What typedef also allows is that it makes it much easier to find all of the places in the source where a particular abstract type is being used and it makes it easier to change the underlying type. For instance if your color value type starts off as a byte so you use typedef to create an abstract type like typedef unsigned char ColorValue; and then later you find that you need to change it from an unsigned char to an unsigned short, there would be a single place to make the change and if your use of the type was reasonably strict, that would be the only place you need to make a change.

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Perhaps it is useful to shorten the typing sometimes. When do you recommend the use of typedef?

One good usecase is when you want to be able to remap a type without editing your codebase:

typedef int32_t pixel_t;

Another one is where you want the type to be more explicit so that the usage of the code becomes clearer:

typedef int distance_t;

typedef int angular_momentum_t;
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The second two examples are actually cases where C++ typedef is a fairly bad solution. You’d want a strong typedef here. – Konrad Rudolph Nov 4 '12 at 14:32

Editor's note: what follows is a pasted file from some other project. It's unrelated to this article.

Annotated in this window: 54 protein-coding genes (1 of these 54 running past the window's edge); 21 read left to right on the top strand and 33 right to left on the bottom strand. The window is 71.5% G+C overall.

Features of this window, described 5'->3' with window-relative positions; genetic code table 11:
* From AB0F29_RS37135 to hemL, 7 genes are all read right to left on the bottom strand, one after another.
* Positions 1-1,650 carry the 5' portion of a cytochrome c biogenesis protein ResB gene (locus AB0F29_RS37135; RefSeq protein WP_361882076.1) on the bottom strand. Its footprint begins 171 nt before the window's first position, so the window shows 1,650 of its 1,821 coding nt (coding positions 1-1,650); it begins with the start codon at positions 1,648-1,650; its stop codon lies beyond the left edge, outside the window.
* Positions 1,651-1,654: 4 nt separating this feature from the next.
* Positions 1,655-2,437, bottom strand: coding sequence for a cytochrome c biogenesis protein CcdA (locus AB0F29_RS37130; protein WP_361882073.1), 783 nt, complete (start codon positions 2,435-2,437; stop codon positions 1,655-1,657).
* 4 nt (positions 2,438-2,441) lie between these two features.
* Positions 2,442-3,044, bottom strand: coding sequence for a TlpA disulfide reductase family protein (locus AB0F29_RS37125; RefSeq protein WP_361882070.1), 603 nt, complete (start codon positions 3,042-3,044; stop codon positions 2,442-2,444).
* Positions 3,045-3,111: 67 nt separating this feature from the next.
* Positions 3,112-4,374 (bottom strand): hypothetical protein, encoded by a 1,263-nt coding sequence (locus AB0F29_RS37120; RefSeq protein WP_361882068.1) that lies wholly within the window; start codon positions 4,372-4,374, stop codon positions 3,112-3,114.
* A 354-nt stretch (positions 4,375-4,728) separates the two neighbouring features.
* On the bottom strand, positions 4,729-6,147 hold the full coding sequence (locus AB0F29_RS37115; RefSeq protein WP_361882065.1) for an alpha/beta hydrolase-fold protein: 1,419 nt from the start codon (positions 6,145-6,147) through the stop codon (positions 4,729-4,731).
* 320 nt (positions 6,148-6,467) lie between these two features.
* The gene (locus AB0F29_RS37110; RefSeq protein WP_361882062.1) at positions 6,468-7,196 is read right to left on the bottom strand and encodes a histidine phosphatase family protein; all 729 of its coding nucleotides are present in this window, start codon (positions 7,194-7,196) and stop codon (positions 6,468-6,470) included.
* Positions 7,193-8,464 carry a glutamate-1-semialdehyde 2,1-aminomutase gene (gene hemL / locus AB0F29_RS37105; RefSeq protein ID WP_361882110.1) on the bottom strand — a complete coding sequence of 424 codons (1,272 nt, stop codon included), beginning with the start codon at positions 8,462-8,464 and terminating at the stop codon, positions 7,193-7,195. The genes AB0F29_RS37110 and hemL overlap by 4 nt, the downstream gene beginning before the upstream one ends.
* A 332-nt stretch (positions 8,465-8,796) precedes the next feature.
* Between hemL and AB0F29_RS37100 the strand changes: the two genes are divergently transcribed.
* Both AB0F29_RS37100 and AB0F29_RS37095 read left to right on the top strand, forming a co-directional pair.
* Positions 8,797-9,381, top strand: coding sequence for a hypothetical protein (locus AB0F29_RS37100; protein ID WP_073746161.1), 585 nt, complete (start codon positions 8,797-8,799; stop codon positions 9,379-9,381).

Other uses includes complex templates, like typedef std::vector< std::vector <float> > matrix; – Joachim Pileborg Nov 4 '12 at 14:33
typedef is still better than nothing. – didierc Nov 4 '12 at 15:07

Your question is answered in that other question.

typedefs are useful (in C as well as C++, and perhaps Objective-C too?) to abstract implementation details. It is good practice to hide the type to parts of a program which don't need to know how the type is implemented, so as to avoid polluting that code with problems unrelated to its function, and make it easier to change the type implementation without having to change that code.

Someone new to the project might find it actually easier to cope with the code if unnecessary details are hidden where possible.

As for your problem, func(string x); is a function prototype declaration, not a function call.

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typedef is used to hide the underlying type representing the data, in some circumstances.

For example, the Standard leaves it unspecified what the typical size of a short int, int or long int are, which might be an issue. On the other hand, the implementation should (now) provide int8_t, int16_t, int32_t and int64_t (and possibly int128_t depending on the platform) so you can have integers with a known range of values at your disposition.

But what is int32_t ? Well, it's a signed integer, with a width of 32 bits. It could be any of char, short int, int, long int or long long int in theory... and which it is should not matter: it is an implementation detail.

Therefore, at some point in your standard library headers you'll see:

typedef int int32_t; // most likely representation

and this definition is conditioned on the platform.

In your code, using int32_t let you leave behind those dreadful platform peculiarities and concentrate on the business at hand: your business.